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Jewish World Review
What to Buy at Drugstores
Typically, you won't find the best price on most items at a drugstore. There are a handful of things, though, that you can often get there for less than at a supermarket, big-box retailer or warehouse club --- if you shop smart.
The key to getting a deal at a drugstore is to buy what's on sale and what you have coupons for, says Howard Schaffer, a deal expert and vice president of Offers.com. Start by going to the Web sites of the major drugstore chains such as CVS, Rite Aid and Walgreens to find the best savings and deals. Search through the weekly specials, manufacturer coupons and clearance items to determine whether the products you want are marked down sufficiently or whether you should pick them up elsewhere.
It also pays to sign up for a drugstore's loyalty program to benefit from personalized coupons based on your purchase history, members-only discounts or rebate rewards that can be redeemed at the store, says consumer expert Andrea Woroch. For example, members of the CVS ExtraCare rewards program can receive e-mails notifying them of special savings, get personalized coupons on their receipts, scan their member cards at an in-store coupon center to print store coupons and earn ExtraBucks rebate rewards with qualifying purchases that can be used like cash at CVS stores. Benefits vary by drugstore chain -- Rite Aid and Walgreens offer similar rewards programs -- so compare stores in your area to see which program is the best fit for you based on your shopping habits.
Another good tip: Look for discounted drugstore gift cards to save even more, says Woroch. For example, you can find gift cards for CVS discounted up to 13% off their face value at Gift Card Granny.
When you use those strategies, you usually can find the best prices at drugstores on the following items:
Cereal. Brand-name cereals and oatmeal can cost less than a dollar at the drugstore with just a bit of strategy and foresight, says Lauren Ward, a research analyst for personal finance site CreditDonkey.com. When cereal goes on sale at the drugstore (it frequently does), look for manufacturer coupons at sites such as Coupons.com and stack them with store coupons to further lower the price.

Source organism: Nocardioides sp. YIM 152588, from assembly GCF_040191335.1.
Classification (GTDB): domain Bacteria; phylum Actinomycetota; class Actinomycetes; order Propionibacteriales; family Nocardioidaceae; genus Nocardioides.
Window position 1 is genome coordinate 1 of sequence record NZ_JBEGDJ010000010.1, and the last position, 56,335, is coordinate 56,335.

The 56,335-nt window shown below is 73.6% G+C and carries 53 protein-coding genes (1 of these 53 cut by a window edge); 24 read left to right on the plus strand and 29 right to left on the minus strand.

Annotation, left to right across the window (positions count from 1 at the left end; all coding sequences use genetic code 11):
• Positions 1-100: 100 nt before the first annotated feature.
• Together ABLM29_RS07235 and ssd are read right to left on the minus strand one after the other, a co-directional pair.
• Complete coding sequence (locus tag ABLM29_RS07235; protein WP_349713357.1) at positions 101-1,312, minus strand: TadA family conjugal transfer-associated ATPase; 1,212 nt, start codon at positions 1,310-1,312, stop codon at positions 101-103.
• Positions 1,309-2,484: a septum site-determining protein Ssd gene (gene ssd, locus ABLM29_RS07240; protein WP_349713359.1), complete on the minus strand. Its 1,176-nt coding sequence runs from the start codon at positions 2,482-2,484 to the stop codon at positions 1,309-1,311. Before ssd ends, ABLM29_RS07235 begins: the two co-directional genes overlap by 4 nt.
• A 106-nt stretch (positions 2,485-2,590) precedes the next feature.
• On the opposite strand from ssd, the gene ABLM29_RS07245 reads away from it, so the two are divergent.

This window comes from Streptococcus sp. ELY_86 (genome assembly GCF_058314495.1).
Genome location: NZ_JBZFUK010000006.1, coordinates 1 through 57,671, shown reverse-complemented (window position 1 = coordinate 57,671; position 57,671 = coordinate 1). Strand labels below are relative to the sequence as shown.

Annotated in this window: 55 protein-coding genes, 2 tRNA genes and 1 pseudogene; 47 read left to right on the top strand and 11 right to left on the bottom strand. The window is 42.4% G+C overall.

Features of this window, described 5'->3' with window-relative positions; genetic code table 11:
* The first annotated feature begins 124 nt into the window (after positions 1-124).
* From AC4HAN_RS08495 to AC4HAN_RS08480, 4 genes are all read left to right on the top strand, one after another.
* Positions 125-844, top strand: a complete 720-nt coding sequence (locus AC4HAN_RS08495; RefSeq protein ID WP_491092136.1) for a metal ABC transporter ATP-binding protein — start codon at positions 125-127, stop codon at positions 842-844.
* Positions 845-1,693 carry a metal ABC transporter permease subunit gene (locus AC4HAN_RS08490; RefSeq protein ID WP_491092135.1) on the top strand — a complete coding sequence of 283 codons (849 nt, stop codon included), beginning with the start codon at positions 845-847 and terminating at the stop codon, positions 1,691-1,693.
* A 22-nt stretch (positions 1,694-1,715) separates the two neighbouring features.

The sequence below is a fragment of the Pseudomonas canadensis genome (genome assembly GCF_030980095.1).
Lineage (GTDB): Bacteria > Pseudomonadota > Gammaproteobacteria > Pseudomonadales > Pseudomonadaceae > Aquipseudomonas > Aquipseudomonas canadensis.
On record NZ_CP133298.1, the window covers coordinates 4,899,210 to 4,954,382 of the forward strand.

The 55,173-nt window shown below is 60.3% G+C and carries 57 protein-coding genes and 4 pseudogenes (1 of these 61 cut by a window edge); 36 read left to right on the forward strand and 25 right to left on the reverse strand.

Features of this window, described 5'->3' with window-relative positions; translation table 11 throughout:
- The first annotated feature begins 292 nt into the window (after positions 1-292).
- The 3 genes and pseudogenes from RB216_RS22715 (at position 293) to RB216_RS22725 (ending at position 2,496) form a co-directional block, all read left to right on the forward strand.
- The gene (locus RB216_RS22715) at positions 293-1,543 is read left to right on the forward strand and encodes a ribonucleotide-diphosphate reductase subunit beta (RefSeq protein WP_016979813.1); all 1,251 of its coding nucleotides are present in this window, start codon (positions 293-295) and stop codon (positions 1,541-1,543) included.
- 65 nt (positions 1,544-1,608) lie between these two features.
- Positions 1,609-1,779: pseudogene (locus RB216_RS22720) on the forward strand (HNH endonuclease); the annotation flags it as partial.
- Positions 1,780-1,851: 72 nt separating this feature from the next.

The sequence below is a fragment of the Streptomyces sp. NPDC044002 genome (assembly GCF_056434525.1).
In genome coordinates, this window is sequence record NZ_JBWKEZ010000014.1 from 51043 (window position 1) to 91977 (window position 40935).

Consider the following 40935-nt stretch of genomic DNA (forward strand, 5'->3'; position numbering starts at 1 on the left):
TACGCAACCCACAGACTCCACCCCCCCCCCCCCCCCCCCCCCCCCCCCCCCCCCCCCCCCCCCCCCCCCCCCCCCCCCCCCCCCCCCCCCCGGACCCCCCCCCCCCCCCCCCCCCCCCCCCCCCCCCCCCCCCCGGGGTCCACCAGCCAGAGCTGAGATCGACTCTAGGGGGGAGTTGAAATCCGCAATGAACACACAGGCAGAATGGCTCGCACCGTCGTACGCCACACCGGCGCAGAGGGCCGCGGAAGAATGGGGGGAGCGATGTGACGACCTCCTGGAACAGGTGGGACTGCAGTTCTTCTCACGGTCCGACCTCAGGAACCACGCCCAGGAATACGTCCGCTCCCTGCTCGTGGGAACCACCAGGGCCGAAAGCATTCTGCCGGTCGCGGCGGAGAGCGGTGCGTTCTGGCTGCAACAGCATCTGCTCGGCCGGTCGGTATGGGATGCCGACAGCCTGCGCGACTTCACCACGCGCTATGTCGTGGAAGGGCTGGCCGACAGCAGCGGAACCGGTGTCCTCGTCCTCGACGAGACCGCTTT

Milk and eggs. When eggs, milk and other dairy products go on sale at the drugstore, they typically cost $1 less per item than at the supermarket, says Andrew Schrage, co-owner of the personal finance blog MoneyCrashers. Even when these items aren't on sale, they tend to be cheaper at some drugstores than at grocery stores or big-box retailers. Drugstores keep daily essentials like milk and eggs low in price to get more customers through the door with the hope that they'll make additional purchases, Woroch says.
Make-up. Woroch says that drugstore beauty brands typically receive top reviews from beauty editors and cost much less than high-end brands at department stores. Drugstores typically run promotions on these items, making them cheaper than similar products at big-box retailers, she says. You also can find brands such as Cover Girl and Maybelline cheaper at drugstores through buy-one-get-one-free and buy-one-get-half-off offers, Ward says. She recommends signing up to be notified of weekly drugstore deals including make-up deals at sites such as Couponmom.com.
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Brand-name hair products. You can get off-brand shampoo for just a buck at a dollar store. But if you prefer brand-name hair-care products including hair dyes, you typically can find them for less at the drugstore with a coupon or when they go on sale than you can at other stores, says Jeff Yeager, author of four books on frugal living including his most recent, How to Retire the Cheapskate Way. Being a member of a drugstore's loyalty program also will help you get these items at a better price than elsewhere, Schaffer says.
Nail-care items. Nail polish tends to be cheaper at drugstores than at big-box retailers, says Offers.com savings expert Amber Sager. Plus, most drugstores have a money-back guarantee on beauty products if you're not satisfied with them, Woroch says. Combine weekly sales with coupons to get rock-bottom prices. Markdowns, buy-one-get-one-free offers and buy-one-get-half-off offers are common at drugstores on popular nail-care brands such as Wet n Wild and Sally Hansen.
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Cameron Huddleston is an online editor at Kiplinger's Personal Finance magazine.
All contents copyright 2013 The Kiplinger Washington Editors, Inc. Distributed by Tribune Content Agency, LLC